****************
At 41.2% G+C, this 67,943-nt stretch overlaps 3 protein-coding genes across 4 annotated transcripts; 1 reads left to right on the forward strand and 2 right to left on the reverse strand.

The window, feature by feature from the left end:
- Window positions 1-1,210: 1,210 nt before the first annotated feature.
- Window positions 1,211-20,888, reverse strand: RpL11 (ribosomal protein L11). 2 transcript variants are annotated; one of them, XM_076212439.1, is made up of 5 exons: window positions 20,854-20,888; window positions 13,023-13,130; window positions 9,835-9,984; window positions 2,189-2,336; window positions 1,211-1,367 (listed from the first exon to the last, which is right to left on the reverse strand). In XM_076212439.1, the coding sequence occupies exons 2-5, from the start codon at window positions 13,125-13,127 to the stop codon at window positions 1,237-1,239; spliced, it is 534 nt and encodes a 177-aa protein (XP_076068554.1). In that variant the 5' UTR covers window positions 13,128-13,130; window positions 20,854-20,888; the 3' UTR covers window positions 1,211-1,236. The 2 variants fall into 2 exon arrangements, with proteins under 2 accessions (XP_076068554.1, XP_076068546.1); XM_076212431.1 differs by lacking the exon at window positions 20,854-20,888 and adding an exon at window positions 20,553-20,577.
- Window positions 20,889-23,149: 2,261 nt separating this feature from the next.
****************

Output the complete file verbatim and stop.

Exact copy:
At 41.2% G+C, this 67,943-nt stretch overlaps 3 protein-coding genes across 4 annotated transcripts; 1 reads left to right on the forward strand and 2 right to left on the reverse strand.

The window, feature by feature from the left end:
- Window positions 1-1,210: 1,210 nt before the first annotated feature.
- Window positions 1,211-20,888, reverse strand: RpL11 (ribosomal protein L11). 2 transcript variants are annotated; one of them, XM_076212439.1, is made up of 5 exons: window positions 20,854-20,888; window positions 13,023-13,130; window positions 9,835-9,984; window positions 2,189-2,336; window positions 1,211-1,367 (listed from the first exon to the last, which is right to left on the reverse strand). In XM_076212439.1, the coding sequence occupies exons 2-5, from the start codon at window positions 13,125-13,127 to the stop codon at window positions 1,237-1,239; spliced, it is 534 nt and encodes a 177-aa protein (XP_076068554.1). In that variant the 5' UTR covers window positions 13,128-13,130; window positions 20,854-20,888; the 3' UTR covers window positions 1,211-1,236. The 2 variants fall into 2 exon arrangements, with proteins under 2 accessions (XP_076068554.1, XP_076068546.1); XM_076212431.1 differs by lacking the exon at window positions 20,854-20,888 and adding an exon at window positions 20,553-20,577.
- Window positions 20,889-23,149: 2,261 nt separating this feature from the next.